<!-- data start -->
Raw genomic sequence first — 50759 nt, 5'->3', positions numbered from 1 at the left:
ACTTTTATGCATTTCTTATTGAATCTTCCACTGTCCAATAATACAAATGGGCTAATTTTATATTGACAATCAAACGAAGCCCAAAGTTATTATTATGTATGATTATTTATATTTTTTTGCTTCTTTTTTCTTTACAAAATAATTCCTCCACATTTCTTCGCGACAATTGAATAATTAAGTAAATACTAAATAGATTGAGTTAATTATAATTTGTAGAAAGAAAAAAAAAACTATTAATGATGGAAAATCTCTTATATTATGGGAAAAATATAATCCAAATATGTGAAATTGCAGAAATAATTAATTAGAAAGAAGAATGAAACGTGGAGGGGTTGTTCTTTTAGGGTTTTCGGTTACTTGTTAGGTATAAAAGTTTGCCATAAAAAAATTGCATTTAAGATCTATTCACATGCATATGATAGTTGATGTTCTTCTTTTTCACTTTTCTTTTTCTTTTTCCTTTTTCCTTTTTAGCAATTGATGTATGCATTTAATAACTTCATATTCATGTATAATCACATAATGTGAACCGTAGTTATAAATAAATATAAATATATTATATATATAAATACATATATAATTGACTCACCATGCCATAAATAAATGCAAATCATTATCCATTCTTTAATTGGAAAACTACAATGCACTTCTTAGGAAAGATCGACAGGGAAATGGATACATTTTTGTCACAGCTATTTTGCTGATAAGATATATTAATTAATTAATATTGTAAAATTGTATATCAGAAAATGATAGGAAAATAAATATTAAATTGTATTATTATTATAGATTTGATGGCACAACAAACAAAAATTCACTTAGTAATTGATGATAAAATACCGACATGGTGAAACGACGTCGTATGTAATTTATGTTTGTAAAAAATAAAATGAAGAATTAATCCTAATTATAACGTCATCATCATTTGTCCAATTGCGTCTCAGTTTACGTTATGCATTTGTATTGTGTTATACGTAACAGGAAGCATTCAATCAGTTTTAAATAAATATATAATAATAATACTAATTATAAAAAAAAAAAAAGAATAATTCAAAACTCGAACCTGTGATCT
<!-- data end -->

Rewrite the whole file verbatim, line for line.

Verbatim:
Raw genomic sequence first — 50759 nt, 5'->3', positions numbered from 1 at the left:
ACTTTTATGCATTTCTTATTGAATCTTCCACTGTCCAATAATACAAATGGGCTAATTTTATATTGACAATCAAACGAAGCCCAAAGTTATTATTATGTATGATTATTTATATTTTTTTGCTTCTTTTTTCTTTACAAAATAATTCCTCCACATTTCTTCGCGACAATTGAATAATTAAGTAAATACTAAATAGATTGAGTTAATTATAATTTGTAGAAAGAAAAAAAAAACTATTAATGATGGAAAATCTCTTATATTATGGGAAAAATATAATCCAAATATGTGAAATTGCAGAAATAATTAATTAGAAAGAAGAATGAAACGTGGAGGGGTTGTTCTTTTAGGGTTTTCGGTTACTTGTTAGGTATAAAAGTTTGCCATAAAAAAATTGCATTTAAGATCTATTCACATGCATATGATAGTTGATGTTCTTCTTTTTCACTTTTCTTTTTCTTTTTCCTTTTTCCTTTTTAGCAATTGATGTATGCATTTAATAACTTCATATTCATGTATAATCACATAATGTGAACCGTAGTTATAAATAAATATAAATATATTATATATATAAATACATATATAATTGACTCACCATGCCATAAATAAATGCAAATCATTATCCATTCTTTAATTGGAAAACTACAATGCACTTCTTAGGAAAGATCGACAGGGAAATGGATACATTTTTGTCACAGCTATTTTGCTGATAAGATATATTAATTAATTAATATTGTAAAATTGTATATCAGAAAATGATAGGAAAATAAATATTAAATTGTATTATTATTATAGATTTGATGGCACAACAAACAAAAATTCACTTAGTAATTGATGATAAAATACCGACATGGTGAAACGACGTCGTATGTAATTTATGTTTGTAAAAAATAAAATGAAGAATTAATCCTAATTATAACGTCATCATCATTTGTCCAATTGCGTCTCAGTTTACGTTATGCATTTGTATTGTGTTATACGTAACAGGAAGCATTCAATCAGTTTTAAATAAATATATAATAATAATACTAATTATAAAAAAAAAAAAAGAATAATTCAAAACTCGAACCTGTGATCT